WASHINGTON, D.C. – Give me your tired, your poor … but not your homeschooled.
Uwe and Hannelore Romeike’s children were persecuted at their German public school because of their fervent Christian beliefs. That, coupled with the fact that the Romeikes found material they deemed inappropriate in the school’s textbooks, drove them to homeschool their children.
Homeschooling – a freedom that many in the United States take for granted – is illegal in Germany. In a 1938 ruling that conjures up chilling reminders of the Nazi regime, the Supreme Court of Germany stated that the homeschooling ban was put in place to “counteract the development of religious and philosophically motivated parallel societies.” Though Hitler’s reign is long over, this law remains in effect.
Despite the risks, which included fines, jail time and losing custody of their six children, the Romeikes took it upon themselves to educate their youngsters. When the government discovered this in 2008, it forcibly removed the Romeike children from their home and fined their parents thousands of euros. Uwe and Hannelore decided their only remaining option was to seek political asylum in the United States.
Initially, things went well for the Romeikes. They were granted political asylum by Immigration Judge Lawrence O. Burman in January 2010 and relocated to Tennessee. In his ruling, Judge Burman states, “This is not traditional German doctrine, this is Nazi doctrine, and it is in this Court’s mind, utterly repellant to everything that we believe in as Americans.”
But the U.S. Department of Homeland Security and Attorney General Eric Holder view the situation differently. The government challenged Judge Burman’s ruling and asked the court to rescind the family’s political asylum and deport the Romeikes to Germany. If that occurred, the parents could face astronomical fines, jail time and even the loss of their children.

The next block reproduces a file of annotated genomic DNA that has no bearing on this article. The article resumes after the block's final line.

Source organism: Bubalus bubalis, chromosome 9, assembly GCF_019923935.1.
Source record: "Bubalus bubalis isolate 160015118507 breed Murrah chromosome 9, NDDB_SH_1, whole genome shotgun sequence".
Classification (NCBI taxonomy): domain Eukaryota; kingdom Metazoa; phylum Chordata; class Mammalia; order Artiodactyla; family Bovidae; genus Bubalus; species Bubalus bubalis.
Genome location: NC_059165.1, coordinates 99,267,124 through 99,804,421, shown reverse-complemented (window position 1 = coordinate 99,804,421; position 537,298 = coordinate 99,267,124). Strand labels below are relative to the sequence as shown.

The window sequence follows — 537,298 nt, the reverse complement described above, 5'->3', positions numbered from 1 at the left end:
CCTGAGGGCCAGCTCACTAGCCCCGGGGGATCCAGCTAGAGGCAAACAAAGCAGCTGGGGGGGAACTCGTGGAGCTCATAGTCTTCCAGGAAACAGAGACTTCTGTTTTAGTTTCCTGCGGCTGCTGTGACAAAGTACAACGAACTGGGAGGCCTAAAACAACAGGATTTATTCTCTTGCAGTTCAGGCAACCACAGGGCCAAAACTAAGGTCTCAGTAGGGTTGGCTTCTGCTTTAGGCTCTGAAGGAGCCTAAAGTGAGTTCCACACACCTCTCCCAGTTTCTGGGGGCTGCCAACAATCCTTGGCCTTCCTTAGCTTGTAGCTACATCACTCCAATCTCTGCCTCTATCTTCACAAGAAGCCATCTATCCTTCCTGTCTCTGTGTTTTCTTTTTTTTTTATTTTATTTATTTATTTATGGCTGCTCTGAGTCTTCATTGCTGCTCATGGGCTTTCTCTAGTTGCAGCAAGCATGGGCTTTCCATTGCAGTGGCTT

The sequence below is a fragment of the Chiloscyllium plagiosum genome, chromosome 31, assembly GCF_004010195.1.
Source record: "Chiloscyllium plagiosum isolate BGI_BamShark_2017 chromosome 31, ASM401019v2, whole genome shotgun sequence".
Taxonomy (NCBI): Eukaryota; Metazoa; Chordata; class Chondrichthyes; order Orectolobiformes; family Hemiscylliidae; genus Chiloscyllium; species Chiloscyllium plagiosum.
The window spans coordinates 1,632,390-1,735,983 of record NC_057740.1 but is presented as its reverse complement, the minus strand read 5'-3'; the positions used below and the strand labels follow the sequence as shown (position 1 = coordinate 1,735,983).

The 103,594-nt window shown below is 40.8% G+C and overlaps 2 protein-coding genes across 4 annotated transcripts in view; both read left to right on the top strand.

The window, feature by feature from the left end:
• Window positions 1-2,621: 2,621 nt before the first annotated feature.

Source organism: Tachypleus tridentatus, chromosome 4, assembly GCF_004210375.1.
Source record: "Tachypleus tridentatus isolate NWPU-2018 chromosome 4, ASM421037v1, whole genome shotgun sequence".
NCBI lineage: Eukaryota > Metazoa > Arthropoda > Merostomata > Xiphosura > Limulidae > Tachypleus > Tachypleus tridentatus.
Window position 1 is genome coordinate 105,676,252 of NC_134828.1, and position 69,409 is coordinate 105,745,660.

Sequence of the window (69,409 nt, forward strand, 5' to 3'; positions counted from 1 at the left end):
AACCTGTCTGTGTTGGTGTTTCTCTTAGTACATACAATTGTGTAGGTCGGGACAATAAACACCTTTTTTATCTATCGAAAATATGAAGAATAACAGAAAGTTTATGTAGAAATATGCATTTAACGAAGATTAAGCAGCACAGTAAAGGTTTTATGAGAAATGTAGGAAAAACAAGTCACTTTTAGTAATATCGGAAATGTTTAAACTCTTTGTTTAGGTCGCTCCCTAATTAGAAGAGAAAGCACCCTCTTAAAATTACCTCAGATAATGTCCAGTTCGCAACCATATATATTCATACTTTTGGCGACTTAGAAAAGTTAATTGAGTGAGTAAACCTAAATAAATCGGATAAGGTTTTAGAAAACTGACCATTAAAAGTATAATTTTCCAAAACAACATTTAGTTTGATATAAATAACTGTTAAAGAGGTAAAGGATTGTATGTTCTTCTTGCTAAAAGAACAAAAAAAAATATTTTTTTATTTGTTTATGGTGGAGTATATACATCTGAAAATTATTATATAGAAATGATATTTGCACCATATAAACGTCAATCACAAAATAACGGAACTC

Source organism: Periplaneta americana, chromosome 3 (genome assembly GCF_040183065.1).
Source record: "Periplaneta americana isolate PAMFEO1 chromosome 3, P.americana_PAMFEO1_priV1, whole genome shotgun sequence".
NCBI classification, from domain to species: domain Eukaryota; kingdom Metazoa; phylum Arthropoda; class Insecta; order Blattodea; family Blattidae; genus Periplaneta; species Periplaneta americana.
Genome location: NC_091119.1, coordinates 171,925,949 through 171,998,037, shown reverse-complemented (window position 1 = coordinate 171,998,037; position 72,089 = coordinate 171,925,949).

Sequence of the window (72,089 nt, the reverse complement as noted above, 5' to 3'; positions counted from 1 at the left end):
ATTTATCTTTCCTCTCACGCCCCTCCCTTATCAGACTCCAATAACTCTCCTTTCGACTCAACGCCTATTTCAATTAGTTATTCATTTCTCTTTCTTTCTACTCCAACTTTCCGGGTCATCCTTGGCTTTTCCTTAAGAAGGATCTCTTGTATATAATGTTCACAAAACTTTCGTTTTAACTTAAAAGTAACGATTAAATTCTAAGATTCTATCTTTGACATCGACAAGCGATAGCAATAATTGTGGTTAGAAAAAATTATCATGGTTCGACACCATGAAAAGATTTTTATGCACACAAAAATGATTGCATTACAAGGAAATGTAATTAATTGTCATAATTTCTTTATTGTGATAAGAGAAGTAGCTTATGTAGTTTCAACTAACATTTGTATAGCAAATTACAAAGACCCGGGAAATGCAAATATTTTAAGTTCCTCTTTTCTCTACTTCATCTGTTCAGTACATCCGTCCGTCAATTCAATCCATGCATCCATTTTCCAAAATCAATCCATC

The U.S. Immigration Board of Appeals sided with the government and reversed Judge Burman’s decision in May 2012.
“[The government] didn’t have to appeal it in the first place,” says Michael Donnelly, director for international affairs at the Home School Legal Defense Association (HSLDA), which is representing the Romeikes. “They could have just left it alone when we won at the trial court level, but they decided to appeal it.”
U.S. government hostile to homeschooling?
The United States government argues that no protected rights have been violated because the homeschooling ban applies to all Germans, not a specific group, e.g. Christians. Furthermore, it states that not all homeschoolers are Christian, and not all Christians desire to homeschool their children; therefore, no religious discrimination occurred.
The HSLDA argues that “one of the grounds for asylum is if persecution is aimed at a ‘particular social group.’ The definition of a ‘particular social group’ requires a showing of an ‘immutable’ characteristic that cannot change or should not be required to be changed. We contend that German homeschoolers are a particular social group who are being persecuted by their government.”
The Romeikes appealed the Immigration Board of Appeal’s decision to the United States Court of Appeals for the Sixth Circuit, though the case could potentially go all the way to the U.S. Supreme Court. Donnelly says this is the first time a homeschooling family has applied for political asylum in the United States, and the outcome of the case will set an important precedent.
Michael Farris, HSLDA’s founder and chairman, explains that the Romeikes are not the only ones who should be concerned about how the courts ultimately rule.
“We should understand that in these arguments by the U.S. government, something important is being said about our own liberties as American homeschoolers,” says Farris. “The Attorney General of the United States thinks that a law that bans homeschooling entirely violates no fundamental liberties.”
This case is not only troubling, it is downright baffling. That a country would welcome illegal immigrants with open arms but attempt to deport a family seeking political asylum so they can freely homeschool their children seems counterintuitive at best.
Meanwhile, as the battle rages on in the courts, the Romeikes are happily homeschooling their children in Tennessee.
“They’re enjoying the freedom they have here very much,” says Donnelly. “They love it here, and they would love to stay and hope they can.”